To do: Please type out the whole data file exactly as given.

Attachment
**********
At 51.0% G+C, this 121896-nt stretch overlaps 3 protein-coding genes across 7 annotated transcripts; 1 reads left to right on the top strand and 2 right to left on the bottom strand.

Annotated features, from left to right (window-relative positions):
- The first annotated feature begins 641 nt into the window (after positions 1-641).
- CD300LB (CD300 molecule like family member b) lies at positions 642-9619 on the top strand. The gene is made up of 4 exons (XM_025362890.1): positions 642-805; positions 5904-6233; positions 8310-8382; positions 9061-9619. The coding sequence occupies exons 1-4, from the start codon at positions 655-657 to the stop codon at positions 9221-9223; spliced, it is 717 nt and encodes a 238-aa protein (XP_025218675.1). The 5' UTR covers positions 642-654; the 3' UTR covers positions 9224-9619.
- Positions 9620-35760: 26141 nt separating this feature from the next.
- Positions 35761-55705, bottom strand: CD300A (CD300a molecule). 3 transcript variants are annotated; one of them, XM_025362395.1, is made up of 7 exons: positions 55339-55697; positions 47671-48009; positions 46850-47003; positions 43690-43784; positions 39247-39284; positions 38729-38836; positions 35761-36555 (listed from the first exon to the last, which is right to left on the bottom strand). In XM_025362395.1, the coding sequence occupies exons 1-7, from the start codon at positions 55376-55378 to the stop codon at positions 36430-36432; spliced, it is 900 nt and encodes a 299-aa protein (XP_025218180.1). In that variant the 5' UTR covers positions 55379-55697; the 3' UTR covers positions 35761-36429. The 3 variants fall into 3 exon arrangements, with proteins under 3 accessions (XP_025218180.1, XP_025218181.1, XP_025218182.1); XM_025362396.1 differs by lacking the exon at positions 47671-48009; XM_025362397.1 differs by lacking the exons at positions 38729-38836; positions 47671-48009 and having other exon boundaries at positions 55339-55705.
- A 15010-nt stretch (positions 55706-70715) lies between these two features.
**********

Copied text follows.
At 51.0% G+C, this 121896-nt stretch overlaps 3 protein-coding genes across 7 annotated transcripts; 1 reads left to right on the top strand and 2 right to left on the bottom strand.

Annotated features, from left to right (window-relative positions):
- The first annotated feature begins 641 nt into the window (after positions 1-641).
- CD300LB (CD300 molecule like family member b) lies at positions 642-9619 on the top strand. The gene is made up of 4 exons (XM_025362890.1): positions 642-805; positions 5904-6233; positions 8310-8382; positions 9061-9619. The coding sequence occupies exons 1-4, from the start codon at positions 655-657 to the stop codon at positions 9221-9223; spliced, it is 717 nt and encodes a 238-aa protein (XP_025218675.1). The 5' UTR covers positions 642-654; the 3' UTR covers positions 9224-9619.
- Positions 9620-35760: 26141 nt separating this feature from the next.
- Positions 35761-55705, bottom strand: CD300A (CD300a molecule). 3 transcript variants are annotated; one of them, XM_025362395.1, is made up of 7 exons: positions 55339-55697; positions 47671-48009; positions 46850-47003; positions 43690-43784; positions 39247-39284; positions 38729-38836; positions 35761-36555 (listed from the first exon to the last, which is right to left on the bottom strand). In XM_025362395.1, the coding sequence occupies exons 1-7, from the start codon at positions 55376-55378 to the stop codon at positions 36430-36432; spliced, it is 900 nt and encodes a 299-aa protein (XP_025218180.1). In that variant the 5' UTR covers positions 55379-55697; the 3' UTR covers positions 35761-36429. The 3 variants fall into 3 exon arrangements, with proteins under 3 accessions (XP_025218180.1, XP_025218181.1, XP_025218182.1); XM_025362396.1 differs by lacking the exon at positions 47671-48009; XM_025362397.1 differs by lacking the exons at positions 38729-38836; positions 47671-48009 and having other exon boundaries at positions 55339-55705.
- A 15010-nt stretch (positions 55706-70715) lies between these two features.